When a car accident involves two or more vehicles, an injured person may seek damages against all responsible parties. The jury must then apportion fault among all of the parties—including possibly the victim—when awarding damages. While judges typically do not second-guess a jury’s apportionment of fault, there are exceptional occasions in which the courts find a jury’s verdict simply cannot be supported by the available evidence.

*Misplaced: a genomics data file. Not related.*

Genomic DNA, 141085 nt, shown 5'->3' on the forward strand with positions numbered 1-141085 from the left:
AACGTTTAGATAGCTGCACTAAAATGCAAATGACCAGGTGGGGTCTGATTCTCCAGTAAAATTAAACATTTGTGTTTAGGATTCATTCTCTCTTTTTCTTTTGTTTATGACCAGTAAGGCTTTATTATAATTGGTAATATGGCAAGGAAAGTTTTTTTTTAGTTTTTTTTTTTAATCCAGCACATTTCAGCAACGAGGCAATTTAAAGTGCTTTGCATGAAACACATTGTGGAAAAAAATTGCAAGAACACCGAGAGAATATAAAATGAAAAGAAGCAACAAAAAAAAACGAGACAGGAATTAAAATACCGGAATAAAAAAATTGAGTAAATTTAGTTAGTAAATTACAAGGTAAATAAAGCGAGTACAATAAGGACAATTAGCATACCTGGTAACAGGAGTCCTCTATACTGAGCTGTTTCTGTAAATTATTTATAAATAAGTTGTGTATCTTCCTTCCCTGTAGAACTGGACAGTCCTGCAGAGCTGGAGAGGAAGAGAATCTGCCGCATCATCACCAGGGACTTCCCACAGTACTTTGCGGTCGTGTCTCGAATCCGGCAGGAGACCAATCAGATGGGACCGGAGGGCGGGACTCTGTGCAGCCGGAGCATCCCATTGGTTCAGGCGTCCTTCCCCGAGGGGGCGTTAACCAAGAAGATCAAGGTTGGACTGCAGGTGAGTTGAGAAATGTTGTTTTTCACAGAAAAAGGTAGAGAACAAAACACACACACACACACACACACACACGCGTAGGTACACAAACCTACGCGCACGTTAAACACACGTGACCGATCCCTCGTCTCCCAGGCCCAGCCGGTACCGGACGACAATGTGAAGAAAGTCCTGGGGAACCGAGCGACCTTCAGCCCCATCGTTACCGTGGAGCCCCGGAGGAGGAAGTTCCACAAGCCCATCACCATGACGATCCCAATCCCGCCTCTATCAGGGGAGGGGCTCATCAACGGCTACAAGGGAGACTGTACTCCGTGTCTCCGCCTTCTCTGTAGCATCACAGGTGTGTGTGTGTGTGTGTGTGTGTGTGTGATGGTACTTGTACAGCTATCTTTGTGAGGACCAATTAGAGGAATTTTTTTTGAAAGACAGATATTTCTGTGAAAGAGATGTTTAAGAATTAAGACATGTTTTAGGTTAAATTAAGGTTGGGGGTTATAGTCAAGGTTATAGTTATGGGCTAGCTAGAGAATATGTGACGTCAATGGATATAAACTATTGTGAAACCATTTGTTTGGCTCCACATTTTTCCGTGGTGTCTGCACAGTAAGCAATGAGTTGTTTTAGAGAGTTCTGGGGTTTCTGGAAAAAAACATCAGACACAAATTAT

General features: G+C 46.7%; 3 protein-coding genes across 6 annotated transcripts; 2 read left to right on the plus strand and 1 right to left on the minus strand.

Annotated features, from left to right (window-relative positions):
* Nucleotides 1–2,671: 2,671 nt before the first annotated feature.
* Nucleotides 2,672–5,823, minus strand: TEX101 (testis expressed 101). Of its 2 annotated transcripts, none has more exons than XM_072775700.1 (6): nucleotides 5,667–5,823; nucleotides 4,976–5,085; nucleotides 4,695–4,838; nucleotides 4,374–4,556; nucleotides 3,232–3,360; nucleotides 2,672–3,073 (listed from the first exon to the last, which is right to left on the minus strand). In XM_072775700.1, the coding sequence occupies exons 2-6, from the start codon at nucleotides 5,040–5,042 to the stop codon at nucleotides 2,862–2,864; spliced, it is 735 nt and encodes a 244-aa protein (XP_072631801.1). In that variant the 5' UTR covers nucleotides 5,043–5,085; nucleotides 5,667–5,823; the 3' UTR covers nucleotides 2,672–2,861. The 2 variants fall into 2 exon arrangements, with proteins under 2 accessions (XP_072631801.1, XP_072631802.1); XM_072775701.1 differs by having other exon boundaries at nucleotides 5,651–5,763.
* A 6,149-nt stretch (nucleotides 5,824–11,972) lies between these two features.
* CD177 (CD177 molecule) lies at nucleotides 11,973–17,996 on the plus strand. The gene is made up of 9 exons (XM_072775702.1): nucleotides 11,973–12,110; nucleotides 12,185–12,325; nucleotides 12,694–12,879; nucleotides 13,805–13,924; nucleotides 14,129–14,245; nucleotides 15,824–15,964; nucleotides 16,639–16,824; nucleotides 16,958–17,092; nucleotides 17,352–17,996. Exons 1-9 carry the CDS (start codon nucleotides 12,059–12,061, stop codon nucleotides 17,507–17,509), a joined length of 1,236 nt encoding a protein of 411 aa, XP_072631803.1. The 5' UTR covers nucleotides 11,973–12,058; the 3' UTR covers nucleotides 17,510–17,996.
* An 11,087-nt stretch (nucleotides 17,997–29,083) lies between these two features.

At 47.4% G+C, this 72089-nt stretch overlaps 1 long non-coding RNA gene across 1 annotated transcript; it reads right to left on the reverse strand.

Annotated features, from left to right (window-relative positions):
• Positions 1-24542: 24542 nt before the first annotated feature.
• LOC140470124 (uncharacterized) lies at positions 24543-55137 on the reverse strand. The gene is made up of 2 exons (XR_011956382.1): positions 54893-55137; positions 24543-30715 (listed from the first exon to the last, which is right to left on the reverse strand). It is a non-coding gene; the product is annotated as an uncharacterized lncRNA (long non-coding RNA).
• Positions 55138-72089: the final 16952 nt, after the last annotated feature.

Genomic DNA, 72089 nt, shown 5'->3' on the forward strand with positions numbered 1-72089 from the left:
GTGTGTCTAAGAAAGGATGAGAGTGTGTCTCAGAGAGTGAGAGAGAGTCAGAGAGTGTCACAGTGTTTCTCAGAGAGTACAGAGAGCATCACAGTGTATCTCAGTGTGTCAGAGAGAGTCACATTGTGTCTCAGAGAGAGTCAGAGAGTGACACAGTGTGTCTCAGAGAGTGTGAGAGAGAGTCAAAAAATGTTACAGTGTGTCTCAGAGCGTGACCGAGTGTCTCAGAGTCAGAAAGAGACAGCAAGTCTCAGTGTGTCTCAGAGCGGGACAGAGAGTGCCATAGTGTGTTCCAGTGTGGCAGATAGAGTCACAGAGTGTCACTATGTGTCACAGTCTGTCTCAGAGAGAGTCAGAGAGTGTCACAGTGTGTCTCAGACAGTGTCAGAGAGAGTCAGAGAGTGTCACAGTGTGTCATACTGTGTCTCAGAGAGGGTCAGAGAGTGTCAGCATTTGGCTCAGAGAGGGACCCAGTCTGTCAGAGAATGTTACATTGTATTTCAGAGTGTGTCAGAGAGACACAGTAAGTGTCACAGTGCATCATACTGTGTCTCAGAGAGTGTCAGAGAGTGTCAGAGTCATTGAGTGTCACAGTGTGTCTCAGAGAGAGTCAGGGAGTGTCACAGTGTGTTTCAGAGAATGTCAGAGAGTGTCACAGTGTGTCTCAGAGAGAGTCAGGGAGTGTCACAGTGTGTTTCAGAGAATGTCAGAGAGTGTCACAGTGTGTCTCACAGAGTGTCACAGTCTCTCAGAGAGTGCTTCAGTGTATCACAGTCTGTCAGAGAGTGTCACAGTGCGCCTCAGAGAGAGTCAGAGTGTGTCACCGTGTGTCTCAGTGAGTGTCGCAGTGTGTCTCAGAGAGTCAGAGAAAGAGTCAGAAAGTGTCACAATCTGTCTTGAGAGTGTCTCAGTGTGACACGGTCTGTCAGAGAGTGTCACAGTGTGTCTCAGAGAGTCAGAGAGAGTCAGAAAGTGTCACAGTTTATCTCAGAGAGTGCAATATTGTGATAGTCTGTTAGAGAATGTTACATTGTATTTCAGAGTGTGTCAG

Redmon v. Daniel
Here is a recent example from here in Georgia. The victim in this case was a male pedestrian walking along a highway exit ramp in Gwinnett County, Georgia. Two vehicles were using the ramp, a Chevrolet and a garbage truck. The Chevrolet struck the victim first. The driver later testified the victim was “in the middle of the road” and she did not see him until the impact.